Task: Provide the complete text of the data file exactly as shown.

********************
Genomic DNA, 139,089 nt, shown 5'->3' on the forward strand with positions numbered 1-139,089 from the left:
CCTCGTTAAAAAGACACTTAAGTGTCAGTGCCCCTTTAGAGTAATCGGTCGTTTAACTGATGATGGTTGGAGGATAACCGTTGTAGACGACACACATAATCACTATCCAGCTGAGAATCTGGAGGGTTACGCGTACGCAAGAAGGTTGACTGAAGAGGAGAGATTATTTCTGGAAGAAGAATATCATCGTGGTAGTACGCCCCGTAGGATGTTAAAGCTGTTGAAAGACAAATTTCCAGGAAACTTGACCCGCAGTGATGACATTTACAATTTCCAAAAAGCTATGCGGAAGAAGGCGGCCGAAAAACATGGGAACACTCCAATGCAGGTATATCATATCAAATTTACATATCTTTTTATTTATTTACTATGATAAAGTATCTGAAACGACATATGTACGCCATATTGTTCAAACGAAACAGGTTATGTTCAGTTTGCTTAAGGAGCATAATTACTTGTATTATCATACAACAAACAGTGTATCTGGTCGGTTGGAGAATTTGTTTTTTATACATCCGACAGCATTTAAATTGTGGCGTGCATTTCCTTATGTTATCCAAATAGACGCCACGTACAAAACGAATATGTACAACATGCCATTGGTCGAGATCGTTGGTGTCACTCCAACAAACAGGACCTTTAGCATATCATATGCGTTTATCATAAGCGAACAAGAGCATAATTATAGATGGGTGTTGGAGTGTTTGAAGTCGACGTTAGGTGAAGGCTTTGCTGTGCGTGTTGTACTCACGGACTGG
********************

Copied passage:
Genomic DNA, 139,089 nt, shown 5'->3' on the forward strand with positions numbered 1-139,089 from the left:
CCTCGTTAAAAAGACACTTAAGTGTCAGTGCCCCTTTAGAGTAATCGGTCGTTTAACTGATGATGGTTGGAGGATAACCGTTGTAGACGACACACATAATCACTATCCAGCTGAGAATCTGGAGGGTTACGCGTACGCAAGAAGGTTGACTGAAGAGGAGAGATTATTTCTGGAAGAAGAATATCATCGTGGTAGTACGCCCCGTAGGATGTTAAAGCTGTTGAAAGACAAATTTCCAGGAAACTTGACCCGCAGTGATGACATTTACAATTTCCAAAAAGCTATGCGGAAGAAGGCGGCCGAAAAACATGGGAACACTCCAATGCAGGTATATCATATCAAATTTACATATCTTTTTATTTATTTACTATGATAAAGTATCTGAAACGACATATGTACGCCATATTGTTCAAACGAAACAGGTTATGTTCAGTTTGCTTAAGGAGCATAATTACTTGTATTATCATACAACAAACAGTGTATCTGGTCGGTTGGAGAATTTGTTTTTTATACATCCGACAGCATTTAAATTGTGGCGTGCATTTCCTTATGTTATCCAAATAGACGCCACGTACAAAACGAATATGTACAACATGCCATTGGTCGAGATCGTTGGTGTCACTCCAACAAACAGGACCTTTAGCATATCATATGCGTTTATCATAAGCGAACAAGAGCATAATTATAGATGGGTGTTGGAGTGTTTGAAGTCGACGTTAGGTGAAGGCTTTGCTGTGCGTGTTGTACTCACGGACTGG